Last weekend’s Guardian Review (Sat June 1st) reads like a sign of the times short story or novella. The beginning section is about the imminent destruction of the buried classical city at Mes Aynak, which is to be found in eastern Afghanistan. This vast city was the crossing point between East and West for more than a thousand years after Alexander the Great passed through and a Greek city was founded, and now famous for the fabulous Gandhara Buddhist and other treasures that are being found there since its redicovery in the 1960′s. The narrator is an old-boy British patrician writer/explorer called William and the unfolding story of imminent destruction is due to the “rescue dig” being organised by a French team lead by a man called Marquis – what else could he be called? – who is also famous in Kabul for the quality of his wine cellar. Everything must be dug out in the next year or in order to allow the Chinese who have “leased” the equally vast copper reserves to be extracted. Except of course for the presence of the Taliban who have more explosive ideas how most thoroughly to destroy the remains of the city and its Buddhist relics, or to flog them “illegally” through the bazaars of northern Pakistan to the western Art World for huge sums in order to finance the purchase of more weapons . I long to go.
This story alone is worthy of the beginning of a Wu Ming collective book, and another section the Guardian Review (P 11) in fact has a review of Altai. The new narrator of this section describes the highly successful (“uputdownable”) Wu Ming writing style, which they have created for themselves, as “feuilleton fiction”. I long to write like that.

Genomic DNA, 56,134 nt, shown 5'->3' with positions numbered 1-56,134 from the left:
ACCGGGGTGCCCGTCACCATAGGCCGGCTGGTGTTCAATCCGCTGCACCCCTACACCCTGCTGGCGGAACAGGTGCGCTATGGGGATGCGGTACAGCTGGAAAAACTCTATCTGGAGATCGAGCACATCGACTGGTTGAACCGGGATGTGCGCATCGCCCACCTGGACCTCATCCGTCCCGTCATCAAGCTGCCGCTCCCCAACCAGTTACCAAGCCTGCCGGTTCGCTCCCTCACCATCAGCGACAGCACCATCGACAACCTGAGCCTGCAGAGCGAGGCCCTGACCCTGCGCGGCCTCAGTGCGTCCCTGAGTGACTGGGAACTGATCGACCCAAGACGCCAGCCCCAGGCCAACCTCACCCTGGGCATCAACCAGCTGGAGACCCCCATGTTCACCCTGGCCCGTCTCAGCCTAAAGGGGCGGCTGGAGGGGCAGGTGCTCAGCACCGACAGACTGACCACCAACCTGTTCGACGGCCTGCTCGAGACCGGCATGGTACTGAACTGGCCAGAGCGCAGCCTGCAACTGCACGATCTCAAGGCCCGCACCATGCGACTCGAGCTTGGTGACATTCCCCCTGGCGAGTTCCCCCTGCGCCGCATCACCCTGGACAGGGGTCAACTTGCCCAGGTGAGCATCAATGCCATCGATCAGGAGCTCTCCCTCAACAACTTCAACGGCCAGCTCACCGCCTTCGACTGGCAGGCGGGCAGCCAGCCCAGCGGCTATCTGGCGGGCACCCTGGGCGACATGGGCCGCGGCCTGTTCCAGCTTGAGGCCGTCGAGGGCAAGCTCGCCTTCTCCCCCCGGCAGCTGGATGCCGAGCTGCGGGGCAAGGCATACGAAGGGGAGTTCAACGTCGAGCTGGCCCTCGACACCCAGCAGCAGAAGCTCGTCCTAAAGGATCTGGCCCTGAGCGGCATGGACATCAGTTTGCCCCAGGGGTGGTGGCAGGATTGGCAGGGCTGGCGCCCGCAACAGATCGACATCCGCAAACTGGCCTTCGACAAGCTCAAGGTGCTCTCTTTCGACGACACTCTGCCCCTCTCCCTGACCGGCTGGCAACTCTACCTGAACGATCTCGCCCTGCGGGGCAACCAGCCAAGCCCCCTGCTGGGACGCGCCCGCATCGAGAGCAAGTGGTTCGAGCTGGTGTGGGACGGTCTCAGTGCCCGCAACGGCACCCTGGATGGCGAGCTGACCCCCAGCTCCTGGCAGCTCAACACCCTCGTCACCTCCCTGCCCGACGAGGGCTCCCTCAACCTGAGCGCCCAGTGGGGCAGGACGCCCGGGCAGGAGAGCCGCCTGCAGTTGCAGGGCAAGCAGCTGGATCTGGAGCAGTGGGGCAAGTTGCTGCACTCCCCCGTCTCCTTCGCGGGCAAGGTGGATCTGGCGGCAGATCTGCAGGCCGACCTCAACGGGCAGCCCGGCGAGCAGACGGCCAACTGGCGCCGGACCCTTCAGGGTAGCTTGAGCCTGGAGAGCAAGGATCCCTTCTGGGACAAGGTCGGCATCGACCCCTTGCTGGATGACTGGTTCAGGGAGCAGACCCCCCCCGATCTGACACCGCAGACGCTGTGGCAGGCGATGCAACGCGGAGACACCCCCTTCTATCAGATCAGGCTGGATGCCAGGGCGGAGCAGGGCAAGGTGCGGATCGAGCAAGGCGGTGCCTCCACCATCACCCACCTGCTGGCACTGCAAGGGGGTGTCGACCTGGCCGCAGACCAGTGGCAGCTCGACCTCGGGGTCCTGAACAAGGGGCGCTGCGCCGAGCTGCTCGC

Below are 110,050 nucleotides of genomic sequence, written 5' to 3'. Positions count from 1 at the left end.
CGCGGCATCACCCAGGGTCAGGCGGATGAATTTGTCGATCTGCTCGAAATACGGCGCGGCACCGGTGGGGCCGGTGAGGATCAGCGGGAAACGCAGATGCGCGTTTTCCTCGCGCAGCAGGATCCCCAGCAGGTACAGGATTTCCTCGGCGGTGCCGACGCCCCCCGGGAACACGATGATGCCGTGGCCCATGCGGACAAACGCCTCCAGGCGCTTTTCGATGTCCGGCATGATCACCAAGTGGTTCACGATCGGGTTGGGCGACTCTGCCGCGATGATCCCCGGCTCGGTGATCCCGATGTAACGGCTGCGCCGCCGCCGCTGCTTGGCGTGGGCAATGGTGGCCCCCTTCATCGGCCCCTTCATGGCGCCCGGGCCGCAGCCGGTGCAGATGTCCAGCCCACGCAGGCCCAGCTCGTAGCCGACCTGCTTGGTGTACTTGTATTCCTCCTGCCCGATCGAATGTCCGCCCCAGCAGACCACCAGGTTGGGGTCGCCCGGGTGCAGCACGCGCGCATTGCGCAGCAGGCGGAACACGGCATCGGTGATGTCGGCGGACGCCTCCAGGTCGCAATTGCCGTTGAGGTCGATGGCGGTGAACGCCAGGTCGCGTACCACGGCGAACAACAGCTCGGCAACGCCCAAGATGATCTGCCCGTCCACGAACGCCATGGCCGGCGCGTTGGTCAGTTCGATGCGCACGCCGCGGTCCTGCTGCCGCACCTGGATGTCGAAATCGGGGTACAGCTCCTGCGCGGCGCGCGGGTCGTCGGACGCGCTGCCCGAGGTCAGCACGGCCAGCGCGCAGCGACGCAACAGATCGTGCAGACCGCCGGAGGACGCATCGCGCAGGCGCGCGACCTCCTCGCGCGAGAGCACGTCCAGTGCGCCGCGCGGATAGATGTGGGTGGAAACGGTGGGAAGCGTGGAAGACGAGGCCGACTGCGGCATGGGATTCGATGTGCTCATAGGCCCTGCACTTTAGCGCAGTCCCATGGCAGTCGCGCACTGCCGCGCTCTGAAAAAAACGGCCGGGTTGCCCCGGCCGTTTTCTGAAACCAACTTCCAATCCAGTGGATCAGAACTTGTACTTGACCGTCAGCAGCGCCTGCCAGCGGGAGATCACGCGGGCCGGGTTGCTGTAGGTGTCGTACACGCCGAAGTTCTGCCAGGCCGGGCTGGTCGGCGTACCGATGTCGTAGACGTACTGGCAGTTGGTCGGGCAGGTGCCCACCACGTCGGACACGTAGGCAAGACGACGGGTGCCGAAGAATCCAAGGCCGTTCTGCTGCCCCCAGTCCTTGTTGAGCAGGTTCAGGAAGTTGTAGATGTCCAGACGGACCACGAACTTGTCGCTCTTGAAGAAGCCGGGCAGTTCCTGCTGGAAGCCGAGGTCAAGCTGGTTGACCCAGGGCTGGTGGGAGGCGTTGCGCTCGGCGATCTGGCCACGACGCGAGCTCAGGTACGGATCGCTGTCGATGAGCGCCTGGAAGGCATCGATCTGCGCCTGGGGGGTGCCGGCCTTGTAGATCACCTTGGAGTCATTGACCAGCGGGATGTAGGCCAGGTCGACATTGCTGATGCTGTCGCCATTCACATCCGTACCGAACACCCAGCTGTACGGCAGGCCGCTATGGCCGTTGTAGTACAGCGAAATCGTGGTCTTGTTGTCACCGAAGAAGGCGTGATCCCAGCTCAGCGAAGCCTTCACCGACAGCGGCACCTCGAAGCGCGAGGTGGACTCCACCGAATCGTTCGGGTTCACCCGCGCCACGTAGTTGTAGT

The next section is an account of a book called Spam, about the internet stuff (the stuff we don’t want but, like the best nineteenth century novels, appears ‘to have life of its own’) in which the teller of the story wonders how our online life might be different if we thought of it as “Weeds”. On the same page there is a review of Italo Calvino letters.
Of course I wont be buying any of these books I tell Calvino, but I know, like once on a winter’s night, that I have already fallen into the story. The next section is called The Burning Question. About the book by Mike Berners-Lee and Duncan Clark, it has a question for us: What will happen if we try to burn all the world’s currently known and extractable fossil fuel reserves. The answer is that we will asphyxiate ourselves long before this is possible (the science suggests that anything more than about 30% extraction will be our certain suicide note).
And so the story continues – But you need to be patient with me. I’ll get there, in fact the novel has already started, we are all, so to speak, in the middle of it, you just haven’t noticed yet: there is a muddled atheist professor (Steve Jones) who pleads about being misunderstood; there is a history of Werner Herzog novelistic view of our plight as “frail, vulnerable humans between indifferent nature and punishing God”; there is a short vignette about ‘cli-fi’ writing.
That is ‘cli’ for climate, I tell LULU, and ‘fi’ for fiction .